Mon 11 Apr, 2011
Tags: computer security, cybercrime prevention, information security, internet security, network security, web security
The Register has an excellent (if somewhat snarky, though that is the milieu of the publication) article on some of the recent breaks to SSL’s effectiveness as a platform for secure communications.
The basic problem behind this round of vulnerabilities is the reliability of the certifying organizations. After the recent breakin to Comodo that resulted in the issuance of several fraudulent certificates, more attention has been paid to this particular flaw in the way in which traffic is secured.
SSL works by means of PKI: public key infrastructure. This means that a large string of data, known as a ‘key’, is sent out into the public for use by anyone wishing to communicate with the server. The key has a certain mathematical relationship with another key stored on the server (known as the private key); when data is encrypted with one, it can be decrypted with the other if the proper mathematical steps are taken.
These keys are used to negotiate a secured connection to a server, which serves two purposes–first, it assures the person connecting to the server that they are connecting to the genuine article; the fact that the connection can be made successfully proves that the server has the requisite private information associated with the key. Secondly, it allows the entire connection to be encrypted so that people between the computer and the server will be unable to determine the content of the transaction.
This only works, however, if the key is trusted–if anyone has access to the private key other than the server in question, then there is no assurance that the connection is being made to the correct server, and no assurance that someone in the middle is unable to eavesdrop.
Cerifying Authorities such as Comodo, VeriSign, and others are supposed to guarantee that they issue certificates only to the organizations that they identify. However, this is not always the case; especially in the case of their licensees–companies that issue certificates under license from the CA houses, and whose certificates are intended to be just as trusted–the requisite identification of the certificate request is not always accomplished properly, resulting in certificates being issued to incorrect persons.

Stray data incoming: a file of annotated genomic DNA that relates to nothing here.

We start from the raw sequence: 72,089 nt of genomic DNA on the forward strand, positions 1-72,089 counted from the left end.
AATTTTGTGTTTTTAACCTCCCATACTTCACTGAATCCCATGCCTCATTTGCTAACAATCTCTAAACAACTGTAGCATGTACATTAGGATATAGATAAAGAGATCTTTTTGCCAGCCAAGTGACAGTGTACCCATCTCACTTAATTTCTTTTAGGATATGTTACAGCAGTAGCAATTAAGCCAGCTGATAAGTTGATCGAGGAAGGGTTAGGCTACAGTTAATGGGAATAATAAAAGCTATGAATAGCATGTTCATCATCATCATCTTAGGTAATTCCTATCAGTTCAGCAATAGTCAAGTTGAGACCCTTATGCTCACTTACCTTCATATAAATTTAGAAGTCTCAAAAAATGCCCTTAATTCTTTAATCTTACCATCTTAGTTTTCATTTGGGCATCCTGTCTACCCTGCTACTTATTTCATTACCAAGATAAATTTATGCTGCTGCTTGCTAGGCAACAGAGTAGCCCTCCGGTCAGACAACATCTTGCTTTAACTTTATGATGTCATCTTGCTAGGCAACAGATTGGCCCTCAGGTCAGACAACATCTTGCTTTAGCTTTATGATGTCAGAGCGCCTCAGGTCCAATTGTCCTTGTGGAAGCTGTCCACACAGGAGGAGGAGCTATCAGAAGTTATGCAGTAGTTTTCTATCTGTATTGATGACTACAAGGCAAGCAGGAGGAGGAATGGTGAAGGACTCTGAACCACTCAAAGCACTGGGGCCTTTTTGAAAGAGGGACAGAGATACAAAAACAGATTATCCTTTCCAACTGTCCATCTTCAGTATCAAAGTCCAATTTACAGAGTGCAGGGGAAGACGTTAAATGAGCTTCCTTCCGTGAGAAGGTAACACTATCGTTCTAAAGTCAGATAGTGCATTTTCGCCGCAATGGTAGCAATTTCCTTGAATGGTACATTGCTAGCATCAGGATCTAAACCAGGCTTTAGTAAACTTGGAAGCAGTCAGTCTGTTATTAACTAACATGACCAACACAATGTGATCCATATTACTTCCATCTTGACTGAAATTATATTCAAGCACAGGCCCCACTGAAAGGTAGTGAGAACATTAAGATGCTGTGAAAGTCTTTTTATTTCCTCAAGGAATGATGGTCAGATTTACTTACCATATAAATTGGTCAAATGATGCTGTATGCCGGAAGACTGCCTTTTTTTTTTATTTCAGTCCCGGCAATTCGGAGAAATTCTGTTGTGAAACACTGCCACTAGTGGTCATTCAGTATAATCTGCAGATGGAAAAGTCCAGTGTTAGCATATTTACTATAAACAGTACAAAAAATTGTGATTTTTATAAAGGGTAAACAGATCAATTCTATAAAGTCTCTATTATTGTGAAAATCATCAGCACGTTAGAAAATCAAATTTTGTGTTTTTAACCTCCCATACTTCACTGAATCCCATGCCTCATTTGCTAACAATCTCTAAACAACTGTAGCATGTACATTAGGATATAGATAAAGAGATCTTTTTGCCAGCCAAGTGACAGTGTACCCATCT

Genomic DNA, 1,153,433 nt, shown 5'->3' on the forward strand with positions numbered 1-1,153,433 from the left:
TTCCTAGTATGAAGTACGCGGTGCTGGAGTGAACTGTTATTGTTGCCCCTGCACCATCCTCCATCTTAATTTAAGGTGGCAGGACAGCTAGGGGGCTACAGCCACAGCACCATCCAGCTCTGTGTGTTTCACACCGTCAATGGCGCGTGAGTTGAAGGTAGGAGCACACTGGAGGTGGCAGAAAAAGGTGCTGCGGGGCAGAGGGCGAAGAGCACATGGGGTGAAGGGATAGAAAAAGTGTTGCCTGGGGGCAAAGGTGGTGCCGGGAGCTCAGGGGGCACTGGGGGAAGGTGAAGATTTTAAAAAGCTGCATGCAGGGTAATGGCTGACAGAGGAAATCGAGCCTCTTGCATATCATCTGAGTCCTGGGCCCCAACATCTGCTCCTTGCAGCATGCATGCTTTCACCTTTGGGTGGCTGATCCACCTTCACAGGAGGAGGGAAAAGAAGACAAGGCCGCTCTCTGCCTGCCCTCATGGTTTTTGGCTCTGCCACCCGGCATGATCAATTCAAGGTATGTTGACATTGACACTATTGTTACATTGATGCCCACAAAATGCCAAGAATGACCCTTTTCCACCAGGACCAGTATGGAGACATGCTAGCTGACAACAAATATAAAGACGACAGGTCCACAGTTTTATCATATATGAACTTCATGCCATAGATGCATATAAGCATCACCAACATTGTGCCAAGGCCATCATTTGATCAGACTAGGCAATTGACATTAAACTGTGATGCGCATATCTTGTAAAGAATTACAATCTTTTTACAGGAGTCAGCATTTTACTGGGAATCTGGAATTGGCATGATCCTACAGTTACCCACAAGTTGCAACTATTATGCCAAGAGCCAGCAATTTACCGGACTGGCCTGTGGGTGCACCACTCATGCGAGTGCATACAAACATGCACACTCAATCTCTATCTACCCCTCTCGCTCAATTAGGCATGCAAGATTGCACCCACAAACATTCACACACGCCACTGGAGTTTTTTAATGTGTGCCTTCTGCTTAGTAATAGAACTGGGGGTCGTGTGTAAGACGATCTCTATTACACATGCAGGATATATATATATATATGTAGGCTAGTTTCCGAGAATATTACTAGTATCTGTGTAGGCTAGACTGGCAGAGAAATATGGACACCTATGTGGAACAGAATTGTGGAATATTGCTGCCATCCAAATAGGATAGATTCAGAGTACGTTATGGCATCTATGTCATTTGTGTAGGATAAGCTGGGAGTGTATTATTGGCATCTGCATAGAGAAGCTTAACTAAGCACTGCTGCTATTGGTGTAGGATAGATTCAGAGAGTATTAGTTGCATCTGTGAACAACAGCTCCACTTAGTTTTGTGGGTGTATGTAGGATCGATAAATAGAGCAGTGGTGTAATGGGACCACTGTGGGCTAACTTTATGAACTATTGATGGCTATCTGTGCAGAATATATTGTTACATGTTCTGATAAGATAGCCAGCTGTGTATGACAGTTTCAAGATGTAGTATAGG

One particular certificate that has been mentioned is one for ‘localhost’–that is, one’s own computer. While most articles on this subject have noted that this is an essentially frivolous certificate and have paid much more attention to the ‘exchange’ domain certificates that could be used for intercepting corporate email, it’s worth noting that a live ‘localhost’ certificate along with a maliciously-installed local proxy could intercept all internet traffic that a user attempts, thus providing no overt sign (unless the user was very security-conscious and checked carefully the certificates of all the sites that they connected to) to the user that they were being compromised and, for instance, their bank account details were being stolen.
Certain alternatives to the SSL system have been proposed, but as yet they all suffer from the difficulties of limited adoption. Until a significant movement arises–or at least some of the ‘big players’ get involved–eCommerce and the like will likely continue to be only partly secured.
(On a side note, a service that actively tracks and validates certificates issued by all authorities–like the automated one run by Google on page 3 of the article linked–could be made very profitable)